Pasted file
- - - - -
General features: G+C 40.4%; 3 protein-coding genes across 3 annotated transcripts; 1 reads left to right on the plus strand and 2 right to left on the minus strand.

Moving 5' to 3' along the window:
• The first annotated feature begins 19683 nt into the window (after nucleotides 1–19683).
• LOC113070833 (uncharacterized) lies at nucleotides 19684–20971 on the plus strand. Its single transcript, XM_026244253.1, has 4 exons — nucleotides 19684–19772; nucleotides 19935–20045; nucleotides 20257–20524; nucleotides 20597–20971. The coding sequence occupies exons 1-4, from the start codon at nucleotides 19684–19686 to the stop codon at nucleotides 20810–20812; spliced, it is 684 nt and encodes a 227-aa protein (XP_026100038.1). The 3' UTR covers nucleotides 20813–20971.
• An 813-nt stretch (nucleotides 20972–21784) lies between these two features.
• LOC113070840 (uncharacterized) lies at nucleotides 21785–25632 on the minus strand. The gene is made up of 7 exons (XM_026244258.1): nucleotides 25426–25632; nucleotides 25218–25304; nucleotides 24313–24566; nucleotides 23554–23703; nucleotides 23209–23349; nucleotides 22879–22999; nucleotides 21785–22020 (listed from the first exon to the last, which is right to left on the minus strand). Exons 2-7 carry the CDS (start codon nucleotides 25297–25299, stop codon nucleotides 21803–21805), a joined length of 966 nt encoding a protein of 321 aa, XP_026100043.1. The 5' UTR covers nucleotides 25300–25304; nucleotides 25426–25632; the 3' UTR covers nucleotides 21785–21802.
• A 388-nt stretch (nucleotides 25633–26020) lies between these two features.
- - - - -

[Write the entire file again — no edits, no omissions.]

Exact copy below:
General features: G+C 40.4%; 3 protein-coding genes across 3 annotated transcripts; 1 reads left to right on the plus strand and 2 right to left on the minus strand.

Moving 5' to 3' along the window:
• The first annotated feature begins 19683 nt into the window (after nucleotides 1–19683).
• LOC113070833 (uncharacterized) lies at nucleotides 19684–20971 on the plus strand. Its single transcript, XM_026244253.1, has 4 exons — nucleotides 19684–19772; nucleotides 19935–20045; nucleotides 20257–20524; nucleotides 20597–20971. The coding sequence occupies exons 1-4, from the start codon at nucleotides 19684–19686 to the stop codon at nucleotides 20810–20812; spliced, it is 684 nt and encodes a 227-aa protein (XP_026100038.1). The 3' UTR covers nucleotides 20813–20971.
• An 813-nt stretch (nucleotides 20972–21784) lies between these two features.
• LOC113070840 (uncharacterized) lies at nucleotides 21785–25632 on the minus strand. The gene is made up of 7 exons (XM_026244258.1): nucleotides 25426–25632; nucleotides 25218–25304; nucleotides 24313–24566; nucleotides 23554–23703; nucleotides 23209–23349; nucleotides 22879–22999; nucleotides 21785–22020 (listed from the first exon to the last, which is right to left on the minus strand). Exons 2-7 carry the CDS (start codon nucleotides 25297–25299, stop codon nucleotides 21803–21805), a joined length of 966 nt encoding a protein of 321 aa, XP_026100043.1. The 5' UTR covers nucleotides 25300–25304; nucleotides 25426–25632; the 3' UTR covers nucleotides 21785–21802.
• A 388-nt stretch (nucleotides 25633–26020) lies between these two features.